He came to enjoy a near daily visit to Cakert's blog, where she chronicled both her lively intellect and her more prosaic 20-something adventures, the last of which was the predictably loopy trip to the Bonnaroo music festival, a place Anderson would never find himself in a thousand years.

"It amazes me to this day how profound that relationship really is," Anderson said in a telephone interview, where he learned for the first time how to say Jenn's last name. "There certainly was at the time of her death a real awkwardness to feeling that connectedness to someone. The depth of that connection wasn't apparent to me until she wasn't there to me."

Anderson wrote of his attempt to define just what his relationship with Cakert was. "There is an absence of completeness to a relationship in which you do not see the person face to face and yet there is a depth of relationship that is achieved when you share of yourself with others and have them do the same with you."

Perhaps because people in this sphere are already so good at conjuring up relationships without a physical presence, it was not so hard for them to conjure up Jennifer Cakert after she had died.

The process felt familiar to Jenn's mom, as it would have to Jenn herself, who lost her father when she was 9 years old, and as it would to anyone grasping to keep a lost loved one around in some way, to mine your memory of them, to fit them into your present, a feat that takes remembrance, imagination, a little bit of helpful delusion.

VanWestervelt, a creative writing teacher in Maryland, described the process of discovering Cakert after Anderson left a comment on his Web site. "Carl leaves a comment, I am intrigued that there really are other guy-bloggers out there. I go to his Web site, scroll down through the posts, and find a eulogy written to a person I never knew. But here's the rub. He didn't know her either. At least, not in the traditional sense."

He added: "I really cannot explain it, but I was struck by Jenn See's death. I did not know her at all, nor had I ever visited her blogs. . . . Yet, there was this inexplicable feeling, this pain I felt in reading of her sudden and horrible passing."

VanWestervelt believes the relationships are proof of an "evolution of love" to a higher plane, where written communication can create real, meaningful friendships.

Cakert's friends in her real life do not discount these friendships, do not consider them inappropriately voyeuristic or inauthentic. Bloggers invite this sort of attention. Boylan, Jenn's boyfriend and co-blogger, himself validated them, commenting on Anderson's blog that " . . . you were a bigger part of her life than you may realize, you and all of our other blogging friends, and you always managed to bring a smile to her face just by being out there. that means a whole lot to me."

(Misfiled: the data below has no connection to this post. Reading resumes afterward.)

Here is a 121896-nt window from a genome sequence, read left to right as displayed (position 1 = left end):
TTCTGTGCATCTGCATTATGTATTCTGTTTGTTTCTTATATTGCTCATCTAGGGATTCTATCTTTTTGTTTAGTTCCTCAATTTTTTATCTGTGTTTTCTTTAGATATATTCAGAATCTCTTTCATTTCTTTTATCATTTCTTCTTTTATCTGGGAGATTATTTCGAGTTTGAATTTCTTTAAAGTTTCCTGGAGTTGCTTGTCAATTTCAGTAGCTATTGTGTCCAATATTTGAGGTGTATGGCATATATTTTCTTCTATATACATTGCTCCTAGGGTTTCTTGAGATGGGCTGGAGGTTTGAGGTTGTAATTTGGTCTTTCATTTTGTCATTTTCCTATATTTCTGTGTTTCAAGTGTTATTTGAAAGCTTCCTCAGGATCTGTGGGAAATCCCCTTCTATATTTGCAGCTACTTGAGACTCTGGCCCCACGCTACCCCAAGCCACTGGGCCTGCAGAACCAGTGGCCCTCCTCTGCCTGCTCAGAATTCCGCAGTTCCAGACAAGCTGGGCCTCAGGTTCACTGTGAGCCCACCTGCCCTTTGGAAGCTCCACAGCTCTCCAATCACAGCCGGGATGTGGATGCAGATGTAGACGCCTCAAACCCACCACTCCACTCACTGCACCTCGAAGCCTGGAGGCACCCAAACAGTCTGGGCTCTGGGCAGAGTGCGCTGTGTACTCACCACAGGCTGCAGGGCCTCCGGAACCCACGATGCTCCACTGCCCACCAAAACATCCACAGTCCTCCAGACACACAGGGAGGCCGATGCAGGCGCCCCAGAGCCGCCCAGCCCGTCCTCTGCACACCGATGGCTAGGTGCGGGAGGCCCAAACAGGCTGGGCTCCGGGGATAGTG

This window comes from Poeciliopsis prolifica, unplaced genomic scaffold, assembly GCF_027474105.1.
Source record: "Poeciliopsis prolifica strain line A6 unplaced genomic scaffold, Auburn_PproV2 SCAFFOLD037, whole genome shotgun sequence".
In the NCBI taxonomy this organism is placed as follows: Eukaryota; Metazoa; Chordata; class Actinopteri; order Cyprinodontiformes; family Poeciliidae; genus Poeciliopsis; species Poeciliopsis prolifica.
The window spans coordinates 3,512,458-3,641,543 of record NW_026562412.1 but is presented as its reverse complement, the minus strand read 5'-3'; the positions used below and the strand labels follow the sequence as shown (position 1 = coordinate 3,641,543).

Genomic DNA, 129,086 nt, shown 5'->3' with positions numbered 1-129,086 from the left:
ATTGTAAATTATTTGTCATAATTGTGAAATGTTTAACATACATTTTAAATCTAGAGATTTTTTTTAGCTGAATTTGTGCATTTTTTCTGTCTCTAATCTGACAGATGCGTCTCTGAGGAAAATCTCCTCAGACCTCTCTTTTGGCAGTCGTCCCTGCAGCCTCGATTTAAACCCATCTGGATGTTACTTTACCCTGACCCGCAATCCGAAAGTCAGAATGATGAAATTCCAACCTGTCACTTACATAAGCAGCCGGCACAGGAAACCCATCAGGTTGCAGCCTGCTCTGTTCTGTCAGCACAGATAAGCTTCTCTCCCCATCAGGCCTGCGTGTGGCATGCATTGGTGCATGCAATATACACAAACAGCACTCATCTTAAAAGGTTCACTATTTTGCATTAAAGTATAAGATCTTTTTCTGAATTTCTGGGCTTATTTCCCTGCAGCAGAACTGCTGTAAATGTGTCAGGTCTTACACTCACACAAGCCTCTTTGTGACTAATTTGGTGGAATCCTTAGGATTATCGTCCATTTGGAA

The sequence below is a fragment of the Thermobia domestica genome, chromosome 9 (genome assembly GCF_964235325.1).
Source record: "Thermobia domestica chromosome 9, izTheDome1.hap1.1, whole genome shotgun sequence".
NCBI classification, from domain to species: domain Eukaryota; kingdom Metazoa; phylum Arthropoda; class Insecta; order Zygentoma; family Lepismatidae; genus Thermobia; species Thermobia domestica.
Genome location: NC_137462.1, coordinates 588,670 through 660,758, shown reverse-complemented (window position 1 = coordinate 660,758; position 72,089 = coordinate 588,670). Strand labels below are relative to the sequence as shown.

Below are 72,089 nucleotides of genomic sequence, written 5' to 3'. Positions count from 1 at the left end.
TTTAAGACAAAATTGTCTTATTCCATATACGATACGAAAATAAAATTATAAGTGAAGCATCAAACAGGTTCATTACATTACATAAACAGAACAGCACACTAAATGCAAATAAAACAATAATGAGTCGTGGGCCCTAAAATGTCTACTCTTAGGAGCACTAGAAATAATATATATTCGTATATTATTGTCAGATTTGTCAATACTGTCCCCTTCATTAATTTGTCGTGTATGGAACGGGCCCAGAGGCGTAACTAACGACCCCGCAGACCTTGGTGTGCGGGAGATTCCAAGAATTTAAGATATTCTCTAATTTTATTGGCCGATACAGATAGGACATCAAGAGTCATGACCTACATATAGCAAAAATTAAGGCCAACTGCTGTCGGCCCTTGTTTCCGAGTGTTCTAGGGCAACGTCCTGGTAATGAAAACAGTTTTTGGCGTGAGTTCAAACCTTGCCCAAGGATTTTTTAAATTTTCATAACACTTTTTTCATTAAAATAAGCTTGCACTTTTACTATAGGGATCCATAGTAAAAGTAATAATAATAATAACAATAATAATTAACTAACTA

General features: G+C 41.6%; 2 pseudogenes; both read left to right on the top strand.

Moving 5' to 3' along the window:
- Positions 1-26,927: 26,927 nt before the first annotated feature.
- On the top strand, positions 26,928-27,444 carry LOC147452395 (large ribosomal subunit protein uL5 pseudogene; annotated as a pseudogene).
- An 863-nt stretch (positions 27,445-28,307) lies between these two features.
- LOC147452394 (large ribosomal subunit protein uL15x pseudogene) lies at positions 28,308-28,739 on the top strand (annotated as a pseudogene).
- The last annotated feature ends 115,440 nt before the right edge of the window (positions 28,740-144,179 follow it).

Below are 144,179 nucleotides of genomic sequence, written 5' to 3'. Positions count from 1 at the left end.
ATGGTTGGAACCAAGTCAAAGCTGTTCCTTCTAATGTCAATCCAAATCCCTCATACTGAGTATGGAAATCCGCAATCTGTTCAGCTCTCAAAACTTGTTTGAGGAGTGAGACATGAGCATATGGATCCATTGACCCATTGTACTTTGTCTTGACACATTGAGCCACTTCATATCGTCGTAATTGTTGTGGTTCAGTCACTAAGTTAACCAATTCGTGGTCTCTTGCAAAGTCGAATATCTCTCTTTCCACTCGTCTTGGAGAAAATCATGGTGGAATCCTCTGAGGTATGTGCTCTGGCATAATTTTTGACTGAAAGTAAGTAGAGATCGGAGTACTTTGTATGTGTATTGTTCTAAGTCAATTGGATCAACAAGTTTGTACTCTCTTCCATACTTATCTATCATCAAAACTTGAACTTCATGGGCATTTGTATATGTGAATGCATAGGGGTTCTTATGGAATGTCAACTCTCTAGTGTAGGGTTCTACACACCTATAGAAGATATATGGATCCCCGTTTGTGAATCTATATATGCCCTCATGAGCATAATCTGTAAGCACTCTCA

The nature of Cakert's writing - conversational, confessional, intimate, sharing the way you talk, think, answer questions, the community of comments that springs up in response - makes it easy, and satisfying, to conjure up the person again.

Cakert herself explained it this way on the blog: ". . . i blog so as to have a venue for my creativity. mysfit & i have a longstanding creative partnership, & it seemed a good way to keep a good thing going over different time zones. it's totally worked, too, & i'm writing prolifically. yay! besides, i like having conversations with strangers."

Cakert's co-bloggers on the followingmyfish Web site, mysfit and oldben, have posted only a few times since her death, though they have written of their gratitude toward other bloggers for their tributes to Jenn. The Web site remains, though, with its extensive archives and links to Cakert's other blogs, including her photography blog,

Says Follenweider: "It's tough for me to go to the fish. Cynthia, she's gone to every little site that Jenn's mentioned. You expect that from her mom, trying to find every little thing. . . .

"Every time she sees something new, somebody else she didn't know, that's a little part of Jenn that's still alive . . . somebody else that was affected by Jenn. She's never going to see a new comment from Jenn, but she can see new things from other people."

At some point, though, it seems inevitable that Cynthia Walker will have read these blogs so much that she will stop finding new things and new people and will feel as though even this vast posthumous sphere of her daughter has been used up.

Perhaps then, though, she'll take the lock of her daughter's hair out of the box she keeps it stored in - that and her ashes are what's left of the physical being of Jennifer Cakert - and walk past the computer to the steamer trunk that sits in the corner, and start reading, without the company of strangers, her daughter's journals.